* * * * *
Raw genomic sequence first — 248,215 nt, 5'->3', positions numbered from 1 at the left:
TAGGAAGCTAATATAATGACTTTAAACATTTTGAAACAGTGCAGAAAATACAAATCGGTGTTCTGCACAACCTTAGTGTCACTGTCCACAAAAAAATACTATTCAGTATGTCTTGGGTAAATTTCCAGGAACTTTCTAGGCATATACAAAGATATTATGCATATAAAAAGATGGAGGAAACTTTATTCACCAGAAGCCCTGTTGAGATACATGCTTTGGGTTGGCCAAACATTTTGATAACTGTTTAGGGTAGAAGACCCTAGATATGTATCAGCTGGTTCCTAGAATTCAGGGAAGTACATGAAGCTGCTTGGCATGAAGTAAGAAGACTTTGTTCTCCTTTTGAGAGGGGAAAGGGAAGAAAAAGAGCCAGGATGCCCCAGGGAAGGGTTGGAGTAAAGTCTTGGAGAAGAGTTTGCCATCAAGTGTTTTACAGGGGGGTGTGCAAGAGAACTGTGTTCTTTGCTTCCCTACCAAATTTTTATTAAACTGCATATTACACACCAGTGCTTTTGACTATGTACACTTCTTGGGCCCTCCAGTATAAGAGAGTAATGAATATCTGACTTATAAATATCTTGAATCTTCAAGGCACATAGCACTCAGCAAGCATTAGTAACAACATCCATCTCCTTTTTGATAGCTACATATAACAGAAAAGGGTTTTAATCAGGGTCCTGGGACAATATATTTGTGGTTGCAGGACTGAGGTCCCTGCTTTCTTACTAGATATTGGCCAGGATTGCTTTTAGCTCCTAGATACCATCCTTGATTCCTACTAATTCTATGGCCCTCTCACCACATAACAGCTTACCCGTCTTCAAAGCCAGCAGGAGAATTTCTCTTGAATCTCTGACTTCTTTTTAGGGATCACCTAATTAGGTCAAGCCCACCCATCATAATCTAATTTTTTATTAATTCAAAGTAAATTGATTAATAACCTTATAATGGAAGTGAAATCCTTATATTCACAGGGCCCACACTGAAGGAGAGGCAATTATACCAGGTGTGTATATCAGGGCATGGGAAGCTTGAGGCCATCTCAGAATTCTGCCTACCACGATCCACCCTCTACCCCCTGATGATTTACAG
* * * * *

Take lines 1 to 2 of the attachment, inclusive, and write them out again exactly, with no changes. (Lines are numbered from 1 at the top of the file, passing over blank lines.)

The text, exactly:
Raw genomic sequence first — 248,215 nt, 5'->3', positions numbered from 1 at the left:
TAGGAAGCTAATATAATGACTTTAAACATTTTGAAACAGTGCAGAAAATACAAATCGGTGTTCTGCACAACCTTAGTGTCACTGTCCACAAAAAAATACTATTCAGTATGTCTTGGGTAAATTTCCAGGAACTTTCTAGGCATATACAAAGATATTATGCATATAAAAAGATGGAGGAAACTTTATTCACCAGAAGCCCTGTTGAGATACATGCTTTGGGTTGGCCAAACATTTTGATAACTGTTTAGGGTAGAAGACCCTAGATATGTATCAGCTGGTTCCTAGAATTCAGGGAAGTACATGAAGCTGCTTGGCATGAAGTAAGAAGACTTTGTTCTCCTTTTGAGAGGGGAAAGGGAAGAAAAAGAGCCAGGATGCCCCAGGGAAGGGTTGGAGTAAAGTCTTGGAGAAGAGTTTGCCATCAAGTGTTTTACAGGGGGGTGTGCAAGAGAACTGTGTTCTTTGCTTCCCTACCAAATTTTTATTAAACTGCATATTACACACCAGTGCTTTTGACTATGTACACTTCTTGGGCCCTCCAGTATAAGAGAGTAATGAATATCTGACTTATAAATATCTTGAATCTTCAAGGCACATAGCACTCAGCAAGCATTAGTAACAACATCCATCTCCTTTTTGATAGCTACATATAACAGAAAAGGGTTTTAATCAGGGTCCTGGGACAATATATTTGTGGTTGCAGGACTGAGGTCCCTGCTTTCTTACTAGATATTGGCCAGGATTGCTTTTAGCTCCTAGATACCATCCTTGATTCCTACTAATTCTATGGCCCTCTCACCACATAACAGCTTACCCGTCTTCAAAGCCAGCAGGAGAATTTCTCTTGAATCTCTGACTTCTTTTTAGGGATCACCTAATTAGGTCAAGCCCACCCATCATAATCTAATTTTTTATTAATTCAAAGTAAATTGATTAATAACCTTATAATGGAAGTGAAATCCTTATATTCACAGGGCCCACACTGAAGGAGAGGCAATTATACCAGGTGTGTATATCAGGGCATGGGAAGCTTGAGGCCATCTCAGAATTCTGCCTACCACGATCCACCCTCTACCCCCTGATGATTTACAG